As to how to keep raising that ceiling? We at BH have been discussing an idea with Professor Abbott that could take this a step further: “A proposal for a drastic solution to the channelling problem is to have such a loose bed that there is nothing to channel, with the hot water free to just extract all the good stuff,” he explains. “But what about back pressure? First, why do we need it? Partly because without it the CO2 that explodes out of the beans can get in the way of the water (which is why we bloom open beds of coffee). And partly to get the crema that we all love. So let’s get the pressure via a different means – a filter. Not the usual “easy flow” filters we are used to. But the very fine filters used routinely in the bio-world for filtering out, say, bacteria. A look at the data sheets suggests that with a 9 bar pressure, the flows would deliver a shot in similar times to regular espresso. And by controlling the flow independently of the coffee, we are free to, for example, over-grind the coffee with plenty of fines. But won’t fines block the filter? We might call them fines, but to a bio-grade filter, these are huge boulders, the filters won’t even know they are there. That’s the theory. All we now need is to test it.”


  1. leonardo.delgado

    Late to the party here, I just cut my Aeropress paper filter to fit my VST basket and pull a shot for the very first time (only at the bottom, though). I have been using the same Ethiopian beans for a week, regularly pulling 37g shots at ~25s. This morning using the paper filter (and same prep process and inputs) I got the same amount of espresso but at ~31s. I honestly was expecting it to be a longer shot, even before I pulled it, because in my mind adding the filter obstructs flow. So I was a bit surprised to read in this blog that the opposite was supposed to happen due to “fines obstructing the basket holes”. Maybe a combination of both should happens? Adding the paper filter a) reduces flow due to the added extra layer of porous material and at the same time b) favors increasing it due to preventing fines obstructing the basket holes. But I think a>b. Any thoughts? I will keep pulling shots with paper filter to see if I stay around the ~31s mark.

    • BHLearn

      Hi Leonardo, thanks for commenting. That’s interesting, please do share if you get more results. Can I ask what type of machine and grinder you’re using? I wonder if it’s something specific to the type of pressure/flow profile your machine generates? Perhaps we should test this with a wider variety of machines, although we’ve seen this result replicated many times.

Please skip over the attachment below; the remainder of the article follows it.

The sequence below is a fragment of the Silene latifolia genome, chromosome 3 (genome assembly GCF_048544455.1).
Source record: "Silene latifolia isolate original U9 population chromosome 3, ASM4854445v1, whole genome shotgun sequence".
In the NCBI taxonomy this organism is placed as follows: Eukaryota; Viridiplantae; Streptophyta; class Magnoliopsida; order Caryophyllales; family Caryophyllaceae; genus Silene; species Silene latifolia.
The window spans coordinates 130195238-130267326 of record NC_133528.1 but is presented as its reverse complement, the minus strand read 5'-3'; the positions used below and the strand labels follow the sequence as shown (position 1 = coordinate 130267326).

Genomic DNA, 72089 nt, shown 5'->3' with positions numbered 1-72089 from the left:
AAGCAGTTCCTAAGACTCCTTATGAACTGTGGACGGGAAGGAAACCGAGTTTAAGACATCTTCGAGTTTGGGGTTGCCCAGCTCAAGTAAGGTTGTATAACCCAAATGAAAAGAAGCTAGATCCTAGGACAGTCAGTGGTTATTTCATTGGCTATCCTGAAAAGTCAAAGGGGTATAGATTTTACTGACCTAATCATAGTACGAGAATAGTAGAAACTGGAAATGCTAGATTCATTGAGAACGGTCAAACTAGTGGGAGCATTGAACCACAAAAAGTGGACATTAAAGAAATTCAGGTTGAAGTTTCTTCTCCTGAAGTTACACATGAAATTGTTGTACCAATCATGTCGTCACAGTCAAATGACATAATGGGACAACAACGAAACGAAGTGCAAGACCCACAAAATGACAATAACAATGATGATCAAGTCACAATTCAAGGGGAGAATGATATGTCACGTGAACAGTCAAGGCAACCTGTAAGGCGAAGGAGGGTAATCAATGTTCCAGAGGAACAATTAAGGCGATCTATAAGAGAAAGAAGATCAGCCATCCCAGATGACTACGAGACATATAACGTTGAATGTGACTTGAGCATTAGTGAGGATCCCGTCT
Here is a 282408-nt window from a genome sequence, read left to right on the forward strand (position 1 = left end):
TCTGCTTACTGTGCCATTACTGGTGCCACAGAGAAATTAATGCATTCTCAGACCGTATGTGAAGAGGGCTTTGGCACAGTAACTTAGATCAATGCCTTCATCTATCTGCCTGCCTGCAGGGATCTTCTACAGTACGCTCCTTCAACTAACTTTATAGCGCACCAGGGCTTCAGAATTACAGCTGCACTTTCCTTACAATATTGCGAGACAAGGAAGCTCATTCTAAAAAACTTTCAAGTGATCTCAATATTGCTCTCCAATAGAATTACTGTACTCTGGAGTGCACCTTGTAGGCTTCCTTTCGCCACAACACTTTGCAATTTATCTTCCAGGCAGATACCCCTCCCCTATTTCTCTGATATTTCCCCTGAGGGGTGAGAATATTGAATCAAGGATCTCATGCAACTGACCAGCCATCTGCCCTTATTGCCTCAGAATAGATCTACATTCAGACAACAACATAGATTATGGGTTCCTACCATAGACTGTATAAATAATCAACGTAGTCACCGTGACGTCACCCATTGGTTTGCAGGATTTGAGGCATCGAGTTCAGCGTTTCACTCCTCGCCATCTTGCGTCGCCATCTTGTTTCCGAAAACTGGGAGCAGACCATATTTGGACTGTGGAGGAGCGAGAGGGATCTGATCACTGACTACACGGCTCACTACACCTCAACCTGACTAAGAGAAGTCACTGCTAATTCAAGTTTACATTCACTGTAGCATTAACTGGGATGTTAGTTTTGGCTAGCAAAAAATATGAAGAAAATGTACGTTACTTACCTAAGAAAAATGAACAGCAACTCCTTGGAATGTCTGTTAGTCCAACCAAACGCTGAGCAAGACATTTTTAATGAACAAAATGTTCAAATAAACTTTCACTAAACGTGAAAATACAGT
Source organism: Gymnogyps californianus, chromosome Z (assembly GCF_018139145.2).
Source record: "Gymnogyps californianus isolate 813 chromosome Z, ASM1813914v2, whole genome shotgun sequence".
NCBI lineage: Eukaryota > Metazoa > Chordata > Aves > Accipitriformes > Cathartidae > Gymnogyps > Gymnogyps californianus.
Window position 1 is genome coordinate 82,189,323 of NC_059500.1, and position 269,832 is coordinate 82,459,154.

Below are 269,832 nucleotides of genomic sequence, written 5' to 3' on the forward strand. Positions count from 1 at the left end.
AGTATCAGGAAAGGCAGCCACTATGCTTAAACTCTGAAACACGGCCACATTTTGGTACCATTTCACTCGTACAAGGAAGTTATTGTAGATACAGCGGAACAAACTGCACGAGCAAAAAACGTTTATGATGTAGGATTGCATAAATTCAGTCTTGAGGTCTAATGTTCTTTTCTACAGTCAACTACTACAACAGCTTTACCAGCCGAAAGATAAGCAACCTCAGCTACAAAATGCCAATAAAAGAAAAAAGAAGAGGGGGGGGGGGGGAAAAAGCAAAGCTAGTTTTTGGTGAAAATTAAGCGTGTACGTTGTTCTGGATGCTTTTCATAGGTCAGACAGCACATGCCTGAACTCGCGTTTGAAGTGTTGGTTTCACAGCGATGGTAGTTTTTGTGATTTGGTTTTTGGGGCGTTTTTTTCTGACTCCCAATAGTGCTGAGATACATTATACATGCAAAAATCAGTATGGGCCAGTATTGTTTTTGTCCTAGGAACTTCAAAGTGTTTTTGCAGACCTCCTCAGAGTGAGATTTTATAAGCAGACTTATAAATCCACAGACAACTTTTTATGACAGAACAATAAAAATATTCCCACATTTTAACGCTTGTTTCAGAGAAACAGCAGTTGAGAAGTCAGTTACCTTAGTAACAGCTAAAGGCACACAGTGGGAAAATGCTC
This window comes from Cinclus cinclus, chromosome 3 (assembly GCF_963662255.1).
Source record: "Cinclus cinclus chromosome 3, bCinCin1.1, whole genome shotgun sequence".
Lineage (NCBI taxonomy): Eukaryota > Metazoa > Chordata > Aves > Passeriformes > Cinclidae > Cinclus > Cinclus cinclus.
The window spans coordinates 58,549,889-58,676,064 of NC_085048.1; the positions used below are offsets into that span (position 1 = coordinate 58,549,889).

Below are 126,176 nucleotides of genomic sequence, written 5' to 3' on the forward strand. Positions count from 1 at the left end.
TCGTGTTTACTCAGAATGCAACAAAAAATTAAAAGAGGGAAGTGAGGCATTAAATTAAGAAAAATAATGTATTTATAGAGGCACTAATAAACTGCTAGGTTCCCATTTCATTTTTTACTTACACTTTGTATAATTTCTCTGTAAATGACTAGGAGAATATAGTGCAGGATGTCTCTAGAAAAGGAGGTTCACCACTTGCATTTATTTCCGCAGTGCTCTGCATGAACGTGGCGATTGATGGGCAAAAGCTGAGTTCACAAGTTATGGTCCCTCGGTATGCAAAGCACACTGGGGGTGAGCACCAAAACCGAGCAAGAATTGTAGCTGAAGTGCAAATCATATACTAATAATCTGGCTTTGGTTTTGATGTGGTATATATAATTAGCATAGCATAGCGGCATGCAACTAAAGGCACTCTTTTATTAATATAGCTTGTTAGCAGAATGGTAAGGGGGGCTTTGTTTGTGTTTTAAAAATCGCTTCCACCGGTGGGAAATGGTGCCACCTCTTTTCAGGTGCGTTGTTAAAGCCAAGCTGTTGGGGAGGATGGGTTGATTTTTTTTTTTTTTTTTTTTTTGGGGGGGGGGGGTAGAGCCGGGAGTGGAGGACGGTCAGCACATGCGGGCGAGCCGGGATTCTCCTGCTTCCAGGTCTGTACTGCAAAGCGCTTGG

2. sunneuro

    What do you do when you have a inconsistent grind? Your brew pressure is fluctuating because of fines getting stuck in the hole of filter basket? Answer: use a Aeropress filter paper below the coffee bed in you porta basket. 🙂

    I got my Bartza Encore malfunction due to problem with burr holder. I could not get the spare parts due to international shipping restrictions in US. So I had to resort to using the blade grinder which off course gave inconsistent grind with lot more fines. It resulted in my brew pressure fluctuating a lot between 8-14 towards the middle of the shot and making the flow very restricted some times almost stopping. Suddenly, my life felt like hell. I searched and found the problem could be that the fines may have been blocking the holes. So I simply had to find a way to stop the fines from getting the holes blocked. I just stumbled upon the idea to use Aeropress filter papers for that purpose since I had read long ago some people using double Aeropress filters below and above the fine grind in the Aeropress to get a stronger coffee – very much like espresso. For the first time after trying shots with inconsistent grind, using this method made the brew pressure quite consistent throughout. Although I do have to try more shots to validate it. But it seems Scot and some others have already used the method. Therefore I am very much hopeful that this method would certainly solve my problem of the fluctuating brewing pressure due to inconsistent grind (fines blocking the holes). And I guess it’s also a great news for those who may have to use blade grinders for some reasons that gives a lot more fines with inconsistent grind. Now I am back to the heaven of decent espresso shots at my home. 🙂

  3. Jeremy

    If the filter is the main source of pressure drop, rather than the bed, aren’t you just describing a pressurized portafilter?

  4. myleswilliammmj

    Im curious, what type of filters do i need to buy to be able to do this? And you need one for the bottom and top? Does the size matter to fit a specific portafilter?

  5. Jekabs

    I don’t have an espresso machine, so I will attempt this with my Bialetti stove top.

    • Debs

      Hello Jekabs, it is not strictly necessary to own any coffee equipment to complete our courses. But of course it’s great to have some equipment to practice on. You might find it fun to read through some user reviews websites like or (it’s not just for home baristas.)
      At BH we have an online ‘support’ forum where any users can ask us questions about the course. Just check the ‘support’ menu on the website. 
      All the best, 

  6. tth.hientranthu

    May I ask how do you perform this correctly? Do you just place the dry paper filter under and on top of the coffee bed?

    • BHLearn

      That’s right tth.hientranthu.